VIBE Summer 2014 Cover Story: Ed Sheeran
UK import Ed Sheeran has made ripples on both sides of the pond by tugging at heartstrings and guitar chords. But beneath the folk hero lies a hip-hop soul
STORY: John Kennedy | PHOTOS: Sarah McColgan
In a single-level house tucked away in the tangled backroads of Northeast Los Angeles, Ed Sheeran has an entire room in tears. Cradling his custom-made C.F. Martin & Co. guitar, the England-born singer strums some familiar notes, knocks on the golden-brown wood and begins reciting lyrics that are far from the heart-wringing brand of emo that’s made him a global star.
“I ride for the Gingers down for me,” the 23-year-old goof begins, saluting fellow redheads to the cadence of “My Nigga,” by YG. “Can’t go in the sun unless you’re wearing sun cream/Yeah, you know how it feel/My skin gon’ peel/But you know that shit is real, uh, yeah.” He’ll continue rhyming off the top about the importance of keeping to the shade, “motherfuckers with tans” and even drop a Buffy the Vampire Slayer reference in this impromptu acoustic performance, all while fighting back the laughter that’s already consumed his campfire audience made up of his manager and publicity team.
Sheeran usually saves his funny freestyles for a night of downing Jägerbombs—“It’s too much pressure. When you’re drunk, even if you go wrong people will say, he’s cool,” he shares—but on this beaming-hot May morning he’s simply killing the clock between looks at his first VIBE photo shoot. He’s diverting from his usual cavalier fashion choices, wearing gold-rimmed Ray-Bans and an unbuttoned, blue-and-black short-sleeved shirt with a white tee peeking out beneath. Along with street-hardened crooner August Alsina and illmatic singer Mack Wilds, Sheeran is being coronated as a flourishing force in R&B, which fits his own mission statement snuggly. The unassuming hotshot is already becoming a soulful Shrek of the top-40 charts, opening for his good friend Taylor Swift’s international 2013 Red tour, while his tender 2011 major label debut + has moved close to 2 million copies in the UK and chugged past the 500,000 mark in the States, a notable figure for a foreign act. He quickly sold out three consecutive shows at Madison Square Garden, a feat usually achieved by the likes of Justin Bieber or Jay-Z. His sweet, extra-sensitive serenades put fans all in their feelings; even Diddy, who once tweeted that “this kid makes me cry.”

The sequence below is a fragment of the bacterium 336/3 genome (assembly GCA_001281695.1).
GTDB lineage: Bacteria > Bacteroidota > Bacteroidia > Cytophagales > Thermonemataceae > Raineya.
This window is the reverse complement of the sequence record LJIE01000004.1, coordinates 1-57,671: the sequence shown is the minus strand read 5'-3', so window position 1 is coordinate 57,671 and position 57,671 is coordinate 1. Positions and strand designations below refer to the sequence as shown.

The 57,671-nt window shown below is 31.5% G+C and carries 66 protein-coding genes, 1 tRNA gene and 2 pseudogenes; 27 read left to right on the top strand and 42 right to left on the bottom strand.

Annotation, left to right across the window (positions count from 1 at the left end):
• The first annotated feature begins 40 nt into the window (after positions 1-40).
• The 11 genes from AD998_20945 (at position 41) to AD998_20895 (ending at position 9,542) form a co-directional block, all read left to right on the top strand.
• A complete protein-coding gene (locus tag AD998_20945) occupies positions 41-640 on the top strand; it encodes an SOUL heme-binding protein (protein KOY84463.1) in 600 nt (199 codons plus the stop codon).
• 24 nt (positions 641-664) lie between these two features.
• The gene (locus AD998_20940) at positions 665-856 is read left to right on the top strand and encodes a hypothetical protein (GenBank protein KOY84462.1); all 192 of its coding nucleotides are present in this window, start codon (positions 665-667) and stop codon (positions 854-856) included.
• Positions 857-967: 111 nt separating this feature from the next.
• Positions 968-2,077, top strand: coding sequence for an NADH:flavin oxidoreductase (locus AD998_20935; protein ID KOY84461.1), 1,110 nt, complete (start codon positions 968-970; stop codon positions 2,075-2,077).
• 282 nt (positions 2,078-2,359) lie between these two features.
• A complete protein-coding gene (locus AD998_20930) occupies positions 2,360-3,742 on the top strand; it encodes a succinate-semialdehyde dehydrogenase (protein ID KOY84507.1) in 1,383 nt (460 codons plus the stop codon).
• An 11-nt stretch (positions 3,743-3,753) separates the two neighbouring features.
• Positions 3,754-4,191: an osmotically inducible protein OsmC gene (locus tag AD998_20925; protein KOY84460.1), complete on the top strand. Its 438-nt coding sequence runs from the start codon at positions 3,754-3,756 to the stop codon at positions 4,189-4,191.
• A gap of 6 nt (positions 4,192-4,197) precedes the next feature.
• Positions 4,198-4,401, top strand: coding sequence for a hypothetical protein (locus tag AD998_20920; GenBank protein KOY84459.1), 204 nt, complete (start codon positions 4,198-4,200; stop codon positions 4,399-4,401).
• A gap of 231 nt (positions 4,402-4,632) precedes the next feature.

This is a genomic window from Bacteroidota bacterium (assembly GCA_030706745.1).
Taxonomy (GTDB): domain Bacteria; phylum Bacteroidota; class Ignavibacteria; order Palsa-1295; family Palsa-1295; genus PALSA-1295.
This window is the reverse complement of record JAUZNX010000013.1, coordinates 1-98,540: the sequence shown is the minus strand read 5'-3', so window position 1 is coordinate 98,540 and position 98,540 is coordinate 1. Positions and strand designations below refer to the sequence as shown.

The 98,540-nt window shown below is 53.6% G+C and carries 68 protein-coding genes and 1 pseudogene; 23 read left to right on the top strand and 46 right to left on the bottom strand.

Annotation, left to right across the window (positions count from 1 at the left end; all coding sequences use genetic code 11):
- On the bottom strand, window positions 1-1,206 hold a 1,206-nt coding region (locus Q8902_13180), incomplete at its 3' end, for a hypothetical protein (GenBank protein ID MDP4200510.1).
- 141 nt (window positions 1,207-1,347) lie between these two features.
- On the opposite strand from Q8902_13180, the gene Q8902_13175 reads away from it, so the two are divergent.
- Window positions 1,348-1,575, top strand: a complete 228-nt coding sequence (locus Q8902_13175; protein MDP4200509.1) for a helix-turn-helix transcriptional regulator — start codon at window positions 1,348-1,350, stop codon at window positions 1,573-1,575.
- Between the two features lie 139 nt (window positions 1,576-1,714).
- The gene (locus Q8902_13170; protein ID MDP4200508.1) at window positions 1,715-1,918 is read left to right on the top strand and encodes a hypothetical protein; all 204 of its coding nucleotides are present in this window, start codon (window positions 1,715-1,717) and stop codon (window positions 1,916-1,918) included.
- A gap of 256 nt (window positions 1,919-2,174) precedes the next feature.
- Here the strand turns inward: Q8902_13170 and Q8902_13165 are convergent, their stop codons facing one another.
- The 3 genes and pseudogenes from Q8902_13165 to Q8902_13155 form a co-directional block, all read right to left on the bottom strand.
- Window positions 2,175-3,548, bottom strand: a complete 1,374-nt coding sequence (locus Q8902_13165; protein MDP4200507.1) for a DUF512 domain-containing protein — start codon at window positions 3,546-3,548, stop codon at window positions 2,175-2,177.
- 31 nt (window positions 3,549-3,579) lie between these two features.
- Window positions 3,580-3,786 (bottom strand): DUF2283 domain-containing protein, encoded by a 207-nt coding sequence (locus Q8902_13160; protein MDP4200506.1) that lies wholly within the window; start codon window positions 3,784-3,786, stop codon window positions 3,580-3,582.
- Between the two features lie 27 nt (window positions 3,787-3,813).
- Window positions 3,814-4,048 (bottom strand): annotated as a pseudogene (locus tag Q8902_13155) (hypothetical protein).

With his sophomore album x (pronounced “multiply”), Ed’s looking past being pigeonholed as a folksy guitar hero with a golden voice. “Just because I’m a man with an acoustic guitar doesn’t mean I have to play love songs,” says Sheeran, who enlisted Pharrell, Benny Blanco, Jake Gosling and Johnny McDaid for his latest project. “I want to straddle all worlds at once. I want to do my acoustic stuff, write for the biggest pop acts in the world, and also work with all the rappers I like, underground or not.”
It’s not the most shocking aspiration, considering the groundwork that’s already been laid. Beyond today’s ratchet rap karaoke (Ed will cover everything from Ty Dolla $ign’s “Paranoid” to Biggie’s vulgar “One More Chance,” in a Lucky Charms accent), Sheeran teamed with Yelawolf for 2012’s four-track The Slumdon Bridge project, has dropped hooks for Lupe Fiasco (“Old School Love”) and Rockie Fresh and raised eyebrows earlier this year when he announced that he’s partnering with The Game on a full-length project. Rick Rubin, who put the final production sheen on x, feels Sheeran can bounce between genres on his own terms. “He’s a remarkable singer,” Rubin writes via email. “The Ed Sheeran version of R&B and hip-hop sounds exciting to me. If he tries to fit in he will be less interesting.”
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